Sunday, April 1, 2018 | 2 a.m.
Each week, Trey Woodbury tries to take one day off.
He tells himself to take a break from the grind — lifting weights, agility drills, shooting exercises, etc. — and just get some rest. Perhaps a leisurely Saturday or Sunday on the couch to let his body recover, with no gym in sight.
But that's not going to happen.
Woodbury has been on a mission over past two months, with a very specific goal: To get himself as physically prepared as possible for collegiate basketball. To that end, the 6-foot-4, 195-pound shooting guard is putting himself through a next-level workout regimen designed to give him a head start on the rest of the 2018 class.
It's been a tumultuous 10 months for Woodbury. He committed to UNLV during the summer of 2017 as a heralded local prospect, then went into his senior year of high school expecting to lead his Clark squad back to the state championship game. Instead, a disagreement with his high-school coach saw Woodbury dismissed from the team in January.
With his final season cut short, Woodbury was left looking for direction. After spending a week gathering his thoughts and contemplating his next move, he found a way to fill the void by dedicating himself to getting ready for the next phase of his basketball career.
"I'm in constant contact always with the UNLV coaches," Woodbury says. "They said 'You've got to move forward and get ready to be a Rebel,' so that's what I did."
Woodbury solicited advice from his AAU coaches with the Vegas Elite program, got input from the UNLV coaching staff, and collaborated with a personal trainer to craft a workout plan. Then he got busy.
On a recent Friday afternoon, Woodbury was at Game Changers Sports, a high-tech gym co-owned and operated by Mel Spicer. During the 90-minute session, Spicer, a former college football player and Navy SEAL, put Woodbury through a battery of exercises designed to improve his agility and explosiveness.
Woodbury started out with footwork drills, then lifted weights on a hydraulic resistance machine, then completed a series plyometric box jumps. Then he side-shuffled on a high-speed inclined treadmill before wrapping up with a series of explosive sprints. Then he retreated to the sauna, followed by a quick sub-zero stint in a cryotherapy chamber.
It's an immersive workout, and while Woodbury isn't a bodybuilder at heart, he powers through with full intensity.
"I'm not going to lie, I'm not one of those guys that's in love with [lifting] weights and going to the gym," Woodbury says. "I love getting in the gym and getting shots up. That's my favorite thing, getting shots up and getting dribbling down. In terms of weights and workouts, I don't dread it, but I don't love it. But I know it's going to pay off."
Spicer commends Woodbury's determination when it comes to the non-basketball aspects of the training regimen.
"He doesn't complain," Spicer says. "It doesn't matter how he feels. He'll look like he could die every time, but he doesn't say anything. He's got work ethic."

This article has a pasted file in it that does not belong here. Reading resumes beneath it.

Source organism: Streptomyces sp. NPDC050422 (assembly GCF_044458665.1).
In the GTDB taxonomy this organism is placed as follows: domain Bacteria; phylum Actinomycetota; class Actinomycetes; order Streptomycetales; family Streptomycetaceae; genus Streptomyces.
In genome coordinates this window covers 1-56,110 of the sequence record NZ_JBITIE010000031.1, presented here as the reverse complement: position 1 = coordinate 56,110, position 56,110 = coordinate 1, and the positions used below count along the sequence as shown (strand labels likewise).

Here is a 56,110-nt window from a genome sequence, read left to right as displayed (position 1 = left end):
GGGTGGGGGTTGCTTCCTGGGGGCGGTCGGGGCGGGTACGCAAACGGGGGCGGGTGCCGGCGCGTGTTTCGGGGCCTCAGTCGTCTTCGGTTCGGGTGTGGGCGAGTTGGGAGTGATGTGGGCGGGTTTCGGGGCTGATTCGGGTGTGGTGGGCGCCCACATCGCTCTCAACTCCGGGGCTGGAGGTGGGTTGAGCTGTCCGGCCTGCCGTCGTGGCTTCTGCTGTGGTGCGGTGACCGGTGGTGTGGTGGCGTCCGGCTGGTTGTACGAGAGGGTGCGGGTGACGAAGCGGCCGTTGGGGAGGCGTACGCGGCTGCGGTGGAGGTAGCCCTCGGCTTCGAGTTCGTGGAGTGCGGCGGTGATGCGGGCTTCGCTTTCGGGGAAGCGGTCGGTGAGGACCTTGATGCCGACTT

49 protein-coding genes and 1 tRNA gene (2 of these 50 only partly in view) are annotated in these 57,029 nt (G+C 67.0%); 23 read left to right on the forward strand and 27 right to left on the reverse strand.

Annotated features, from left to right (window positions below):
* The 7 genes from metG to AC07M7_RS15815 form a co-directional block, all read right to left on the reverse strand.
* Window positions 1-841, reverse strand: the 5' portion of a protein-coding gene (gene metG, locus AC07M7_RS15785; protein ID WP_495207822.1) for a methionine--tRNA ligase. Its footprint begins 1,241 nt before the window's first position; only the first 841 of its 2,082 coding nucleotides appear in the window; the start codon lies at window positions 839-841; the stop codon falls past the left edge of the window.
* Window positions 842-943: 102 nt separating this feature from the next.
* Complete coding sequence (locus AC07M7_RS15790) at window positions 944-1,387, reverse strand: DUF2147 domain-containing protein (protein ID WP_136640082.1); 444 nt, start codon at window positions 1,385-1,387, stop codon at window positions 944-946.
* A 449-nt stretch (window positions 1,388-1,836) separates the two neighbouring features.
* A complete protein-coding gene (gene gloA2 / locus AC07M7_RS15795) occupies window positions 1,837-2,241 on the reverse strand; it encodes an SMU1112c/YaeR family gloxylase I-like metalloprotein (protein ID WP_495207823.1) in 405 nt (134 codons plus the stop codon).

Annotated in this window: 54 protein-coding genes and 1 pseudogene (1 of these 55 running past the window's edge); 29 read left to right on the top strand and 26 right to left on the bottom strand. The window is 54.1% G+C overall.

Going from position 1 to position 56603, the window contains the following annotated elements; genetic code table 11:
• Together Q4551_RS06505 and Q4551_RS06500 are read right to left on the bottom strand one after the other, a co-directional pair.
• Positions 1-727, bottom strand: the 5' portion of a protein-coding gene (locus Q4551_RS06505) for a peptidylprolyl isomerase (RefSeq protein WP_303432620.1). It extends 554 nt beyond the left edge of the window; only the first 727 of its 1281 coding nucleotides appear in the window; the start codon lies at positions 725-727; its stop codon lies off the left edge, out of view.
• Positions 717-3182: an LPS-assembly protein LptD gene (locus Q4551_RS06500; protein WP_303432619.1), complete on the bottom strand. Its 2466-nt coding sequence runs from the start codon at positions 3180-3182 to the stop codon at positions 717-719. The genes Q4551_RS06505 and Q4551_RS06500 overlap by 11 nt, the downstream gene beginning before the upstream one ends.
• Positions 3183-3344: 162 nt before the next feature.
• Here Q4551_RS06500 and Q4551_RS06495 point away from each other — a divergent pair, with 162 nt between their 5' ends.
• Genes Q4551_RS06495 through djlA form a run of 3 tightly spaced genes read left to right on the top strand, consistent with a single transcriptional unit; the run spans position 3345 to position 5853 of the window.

While most of the guidance Woodbury received from UNLV was general, he says the coaching staff did highlight two specific areas of his game to sharpen before he gets to campus.
"Talking with the UNLV coaches, some of the things I needed to make sure I have down so I can be productive next year is getting my shot ready and my lateral quickness. I need to be able to shoot consistently and efficiently, so I've been working on my shot a lot. And I need to be quicker and moving better laterally, so I've been doing a lot of that, too."
Woodbury works out with Spicer three days per week and does basketball-specific exercises six days per week under the tutelage of a variety of trainers like Vegas Elite coaches Brian Sitter and Rich Thornton. That seventh day is supposed to be a rest day, but Woodbury inevitably gets antsy and goes out in search of a game.
"I try to have one day a week where I take off everything," Woodbury says, "but most of the time it doesn't happen."
When he wants to get in some pickup ball on the weekends, he heads to a local YMCA, where he can be found running full-court games with friends like Jamal Bey of Bishop Gorman, Frankie Collins of Clark, Marvin Coleman of Foothill and Cam Burist of Liberty.
While he would have preferred to play out his senior season the way he envisioned, leading his Clark teammates on a quest for a state championship, Woodbury has turned the situation into a positive by turning his full attention to UNLV.
"It definitely motivated me, and it felt like more of a push and a head start than a setback for me," he says.
He's spent the past two months making the most of that head start, and he's got another three months before he's set to enroll at UNLV and begin working with the team on-campus. For Woodbury, that can't come fast enough.
"I'm pretty excited," he says. "High school is getting kind of boring now. I just want to get on and get in there and start playing, so I'm pretty excited for the season."
Once he's officially a Runnin' Rebel, Woodbury is convinced that his maniacal training will maximize his opportunity to earn playing time right away. And that will make the past three months — all the early alarms, all the jump-roping, all the sweat — worth it.
"I think overall I can make an impact on the game," Woodbury says. "I don't have to be necessarily 20 points per game next year and big numbers, but I think I can come in and get double digit points, some rebounds, some assists and just overall make an impact on the team. Wherever my minutes come from, if I end up starting or coming off the bench, whatever it is, I just feel like I can make an impact next year."